The world's oceans were warming at an accelerated rate and were much warmer due to climate change than scientists previously thought, according to a new study.
The data, published in Thursday's edition of the journal Science, shows that the oceans have experienced consistent changes since the late 1950s and have gotten a lot warmer since the 1960s, CNN reported.
The oceans are heating up much faster than scientists calculated in the UN assessment of climate change released in 2014, the study said.
For the new study, scientists used data collected by a high-tech ocean observing system called Argo, an international network of more than 3,000 robotic floats that continuously measure the temperature and salinity of the water.
Researchers used this data in combination with other historic temperature information and studies.
"The ocean is the memory of climate change, along with melted ice, and 93 per cent of the Earth's energy imbalance ends up in the ocean," said study co-author Kevin Trenberth, part of the Climate Analysis Section at the US National Centre for Atmospheric Research.
"Global warming is close to ocean warming, and 2018 will be the warmest year on record, followed by 2017, then 2015.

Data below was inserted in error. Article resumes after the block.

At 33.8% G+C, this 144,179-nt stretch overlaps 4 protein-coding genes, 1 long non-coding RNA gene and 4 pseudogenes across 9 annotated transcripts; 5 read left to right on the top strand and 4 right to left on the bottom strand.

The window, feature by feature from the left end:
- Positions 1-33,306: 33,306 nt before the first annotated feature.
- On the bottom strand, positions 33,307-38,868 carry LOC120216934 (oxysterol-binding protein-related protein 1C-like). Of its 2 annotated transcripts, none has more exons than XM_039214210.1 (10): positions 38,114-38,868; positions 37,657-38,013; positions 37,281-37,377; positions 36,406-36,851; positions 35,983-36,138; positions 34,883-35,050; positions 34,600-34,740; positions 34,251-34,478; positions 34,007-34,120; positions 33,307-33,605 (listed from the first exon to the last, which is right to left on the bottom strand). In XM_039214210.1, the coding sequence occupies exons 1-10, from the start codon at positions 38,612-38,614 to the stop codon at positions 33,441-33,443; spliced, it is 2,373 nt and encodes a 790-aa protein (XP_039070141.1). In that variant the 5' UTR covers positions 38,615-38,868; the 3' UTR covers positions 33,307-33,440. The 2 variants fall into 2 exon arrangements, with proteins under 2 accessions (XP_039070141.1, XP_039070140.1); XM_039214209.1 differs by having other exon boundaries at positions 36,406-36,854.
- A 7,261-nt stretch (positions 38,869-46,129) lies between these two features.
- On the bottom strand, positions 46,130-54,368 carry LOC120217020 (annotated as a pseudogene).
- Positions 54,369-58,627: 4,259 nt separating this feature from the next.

"Global warming is rearing its head," Trenberth said.
A warmer ocean causes sea level to rise, bringing problems like dangerous coastal flooding. It leads to the loss of sea ice, heating the waters even further.
It can affect the jet stream, allowing cold Arctic air to reach farther south, making winters more intense and endanger the lives of animals that depend on sea ice like penguins and polar bears.
A warmer ocean also contributes to increases in rainfall and leads to stronger and longer-lasting storms like Hurricanes Florence and Harvey.
Thursday's study fits within other reports like the UN warning in October that humanity has just over 10 years to act to avoid disastrous levels of global warming, CNN said.
(This story has not been edited by Business Standard staff and is auto-generated from a syndicated feed.)